Canada could take health-care lessons from Europe, Australia: study
NationalPost.com – news
Nov 28, 2011. Tom Blackwell
Canada should take some lessons from the largely overlooked health-care systems of Europe and Australia and shift to a “consumer-driven” culture that gives patients more choice in medical services, urges a novel new take on this country’s much-dissected medicare woes.
In a white paper to be released Monday, researchers at the University of Western Ontario analyzed seven other industrialized countries and picked out ideas they say could help governments here fix spiralling health costs and chronic service shortcomings.
Many of those countries let patients pick and choose the services they get through private health insurance companies.
Whenever Canadians size up their system against others now, they typically look south of the border, missing out on important innovations further afield, said Anne Snowdon, head of the International Centre for Health Innovation at Western’s Ivey business school.
“We’re always comparing ourselves to the U.S.,” she said in an interview. “But when you look across OECD countries, really the U.S. is not the benchmark you want to compare your system to.”
“It’s really the other national health systems, which have similar structures to Canada, but perhaps much better outcomes,” Prof. Snowdon said.
A growing list of academics, think-tanks and advocacy groups have lately offered up their prescriptions for treating the health-care system’s swelling costs, long waiting lists and health-professional shortages, though some say predictions of financial breakdown are exaggerated.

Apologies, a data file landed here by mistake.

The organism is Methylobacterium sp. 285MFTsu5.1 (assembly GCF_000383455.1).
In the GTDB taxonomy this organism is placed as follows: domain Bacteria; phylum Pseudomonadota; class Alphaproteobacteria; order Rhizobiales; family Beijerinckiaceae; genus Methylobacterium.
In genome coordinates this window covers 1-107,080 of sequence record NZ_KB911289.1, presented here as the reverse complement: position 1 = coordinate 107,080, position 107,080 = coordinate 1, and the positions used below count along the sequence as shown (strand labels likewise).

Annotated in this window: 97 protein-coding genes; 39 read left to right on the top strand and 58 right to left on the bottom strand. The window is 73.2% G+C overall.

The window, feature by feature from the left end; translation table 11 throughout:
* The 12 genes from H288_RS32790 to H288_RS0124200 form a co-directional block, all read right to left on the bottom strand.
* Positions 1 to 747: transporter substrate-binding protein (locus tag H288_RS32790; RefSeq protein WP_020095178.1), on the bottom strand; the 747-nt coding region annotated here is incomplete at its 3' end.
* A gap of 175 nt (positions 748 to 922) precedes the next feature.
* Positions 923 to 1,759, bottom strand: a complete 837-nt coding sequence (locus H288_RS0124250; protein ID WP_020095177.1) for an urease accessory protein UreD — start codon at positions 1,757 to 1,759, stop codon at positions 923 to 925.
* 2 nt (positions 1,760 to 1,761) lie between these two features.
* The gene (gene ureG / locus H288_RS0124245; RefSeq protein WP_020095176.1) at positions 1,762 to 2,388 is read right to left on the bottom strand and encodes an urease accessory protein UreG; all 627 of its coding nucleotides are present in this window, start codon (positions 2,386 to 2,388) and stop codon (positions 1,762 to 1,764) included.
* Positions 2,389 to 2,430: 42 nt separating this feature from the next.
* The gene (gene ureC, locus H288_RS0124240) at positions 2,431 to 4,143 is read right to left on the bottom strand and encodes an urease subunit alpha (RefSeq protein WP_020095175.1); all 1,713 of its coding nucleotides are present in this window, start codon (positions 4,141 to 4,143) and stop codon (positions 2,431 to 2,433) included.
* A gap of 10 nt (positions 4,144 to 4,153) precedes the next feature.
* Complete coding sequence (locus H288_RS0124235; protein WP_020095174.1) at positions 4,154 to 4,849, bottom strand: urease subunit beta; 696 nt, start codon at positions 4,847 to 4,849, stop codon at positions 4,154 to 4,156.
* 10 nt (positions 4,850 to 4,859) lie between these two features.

The Ivey study did encompass the United States but focused more on six other countries: Britain, Germany, the Netherlands, France, Switzerland and Australia, most of which, it said, get better bang for the health-care buck than does Canada.
All of those nations have universal systems that ensure access to health care for all, but only Canada’s funds necessary medical services solely through tax dollars.
There seems little evidence that allowing a purely private tier of health care would do much to contain costs or improve service, but a lot could be done short of that, said Prof. Snowdon.
Most dramatic of the recommendations is that Canada learn from the several European countries that ensure universality, but allow people to buy health insurance from a choice of up to 180 private insurers to cover all or part of their care.
Countries like Germany and Switzerland ensure no one has to pay more because they are sicker, said Ms. Snowden. Patients, however, can often choose a set of health services that best meets their needs, whether they have a chronic disease like diabetes or are generally healthy.
Though there is a shortage of empirical evidence in any of the countries on what works, evidence suggests that such a system encourages patients and doctors to better manage their health, curbing the likelihood people will end up in an emergency ward or pricey acute-care hospital bed, the report said.
It might not be easy to import that system wholesale to Canada, but the country should move from a culture where patients are told what treatment they can or cannot have, to one where they direct their own care, said Prof. Snowdon.
“What I felt was quite striking across a number of these other countries is the role of consumer choice,” she said. “As soon as consumers start to select and choose … then you introduce into those systems some element of competition. Then the providers for those services suddenly need to respond to consumer demand, or lack thereof.”
Canada also needs to redirect its focus from acute care hospitals to a system that concentrates on managing and preventing chronic illness, she said, citing a British “virtual ward” system that delivers care to many elderly and chronically ill in their homes, avoiding admission to hospitals and the risks that come with that.
Prof. Snowdown’s paper also recommends a national strategy for encouraging innovation in health care and making sure good ideas are implemented widely.
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